By Brittany Henning, Canola Council of Canada Agronomy Specialist
After running canoLABs for six years at four different locations across Alberta, attracting over 1,100 farmers and agronomists over those years, it was time for a change. This year, we – the Canola Council of Canada, Alberta Canola and the University of Alberta Botanic Garden – wanted to increase focus and dive deeper into the hands-on experience and knowledge transfer regarding the crop that contributes $26.7 billion to the Canadian economy. These attributes were only attainable by increasing intimacy and compressing size.
The newly-formatted canoLAB took flight this winter over the course of three months, with 16 Top Gun Agronomists from across Alberta. Although the event required serious time commitments from participants, this extensive training allowed agronomists to better develop and understand the science behind the major agronomic issues affecting canola. Mornings were typically focused in the classroom, with afternoons spent in the greenhouse. Desired trials were chosen by agronomists, which involved competitions amongst each other to prescribe different soil amendments and ‘fix’ problem soils.
Topics covered at canoLAB Top Gun included, but were not limited to:
Clubroot. A soil amendment specialist from Manitoba, Trevor Thornton, along with Brad Anderson, Alex Nguyen and Mike Tate from Graymont, discussed the science and technical side of liming, and the products available to adjust soil pH. Top Gun participants then limed clubroot-infested soils with hydrated lime, zero grind calcium carbonate and super cal. Victor Manolii, Stephen Strelkov and Nicole Fox from the University of Alberta (U of A) helped us analyze the trials, explaining how to rate clubroot galls and the use of the clubroot differential set. Dan Orchard with the Canola Council of Canada (CCC) put together many great clubroot demos with a few infected soil samples gathered from fields West, South and North of Edmonton.
Blackleg. Ralph Lange from InnoTech discussed multiple disease issues (ie: resistance breakdown and fungicide resistance) and helped agronomists understand the ‘lock and key’ mechanism of genetic resistance to L.maculans (blackleg). CCC agronomy director Clint Jurke worked with the Top Gun Agronomists to surface-sterilize blackleg-infected canola residue to isolate the pathogen, and then later use these isolates to infect canola lines to determine which avirulence genes the pathogen possessed. Nick Larkan from Armatus Genetics dug deeper into fungicide efficacy and the complex relationship between blackleg resistance and avirulence genes.
Insects. John Gavloski from Manitoba Agriculture spoke on canola pests, both ecology and management. Gregory Sekulic from the CCC and Sherrie Benson from the U of A spoke all three days on various beneficial insects including the minute pirate bug and lacewing. We were even able to see aphids mummified by Aphidius colemani – a parasitic wasp.
Manitoba provincial entomologist John Gavloski teaches Top Gun Agronomists about beneficials and the diversity of insect life in a field.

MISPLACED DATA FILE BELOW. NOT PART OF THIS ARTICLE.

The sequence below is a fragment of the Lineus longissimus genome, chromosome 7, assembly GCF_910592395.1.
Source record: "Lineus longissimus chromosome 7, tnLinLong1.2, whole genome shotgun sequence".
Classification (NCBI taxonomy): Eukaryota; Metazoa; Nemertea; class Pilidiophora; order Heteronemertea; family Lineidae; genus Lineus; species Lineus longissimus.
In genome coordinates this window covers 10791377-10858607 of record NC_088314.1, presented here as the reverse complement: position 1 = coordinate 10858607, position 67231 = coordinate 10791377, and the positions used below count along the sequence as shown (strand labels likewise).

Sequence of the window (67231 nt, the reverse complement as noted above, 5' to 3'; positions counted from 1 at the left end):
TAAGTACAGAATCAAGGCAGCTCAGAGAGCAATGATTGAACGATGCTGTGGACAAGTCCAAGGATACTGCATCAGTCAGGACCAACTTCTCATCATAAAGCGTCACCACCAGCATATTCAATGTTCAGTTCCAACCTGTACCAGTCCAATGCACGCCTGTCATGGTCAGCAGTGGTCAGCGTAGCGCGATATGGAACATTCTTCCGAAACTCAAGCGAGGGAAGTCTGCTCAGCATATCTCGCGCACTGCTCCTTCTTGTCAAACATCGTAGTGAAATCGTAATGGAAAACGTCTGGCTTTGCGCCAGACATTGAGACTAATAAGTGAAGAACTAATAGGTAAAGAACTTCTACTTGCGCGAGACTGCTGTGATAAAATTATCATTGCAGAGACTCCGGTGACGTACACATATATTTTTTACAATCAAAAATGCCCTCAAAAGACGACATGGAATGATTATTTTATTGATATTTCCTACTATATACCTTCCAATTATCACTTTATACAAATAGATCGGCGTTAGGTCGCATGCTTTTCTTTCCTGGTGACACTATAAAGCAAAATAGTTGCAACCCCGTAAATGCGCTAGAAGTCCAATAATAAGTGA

Nutrients and fertilizer. Ray Dowbenko from Nutrien put in a few hours with the group, analyzing some great visual demos Keith Gabert with the CCC had planted. Differing soil types allowed them to explored seed safety, deficiencies/toxicities, and a ‘mystery swath’ diagnostic challenge. Keith provided a canola swath from the 2017 growing season with missing pods. The challenge for Top Gun Agronomists was to review physical issues, plant tissue tests and soil samples. They then had to create a prescription to grow canola in and ‘fix the issue’. Gregory Sekulic worked with terrariums to help visualize root movement with different openers and fertilizer placement.
Genetics. Habibur Rahman with the U of A talked to us not only on the canola breeding program he leads at the university, but also the complex and interesting process involved in developing canola germplasm from a wide range of canola relatives for future industry needs. A few agronomists took part in hand pollinating canola plants and determining who was the better pollinator with the number of pods that were produced.
Reduced Tillage. Rob Dunn from FarmWise Inc. in Lethbridge reminded us why we need to encourage reduced and zero till practices on our operations. Murray Hartman, provincial oilseed specialist with Alberta Agriculture, was able to take in the third day with us at Top Gun and share his experience and knowledge.
Our goal with the new format of canoLAB Top Gun was to target agronomists who wanted to increase their canola agronomic practices but also, most importantly, to teach others around them. It was a “train the trainer” type of model. Therefore the option of sharing their newfound knowledge onto their coworkers was possible in a ‘Part B’ component – a separate day of learning where the participating agronomist becomes the trainer. Although we have reduced the number of participants from our previous canoLABs, we are hoping the potential reach is greater due to engagement intensity, passion, and the desire to educate others about agriculture.
This article was originally posted in the Canola Watch newsletter and on the Canola Watch website.
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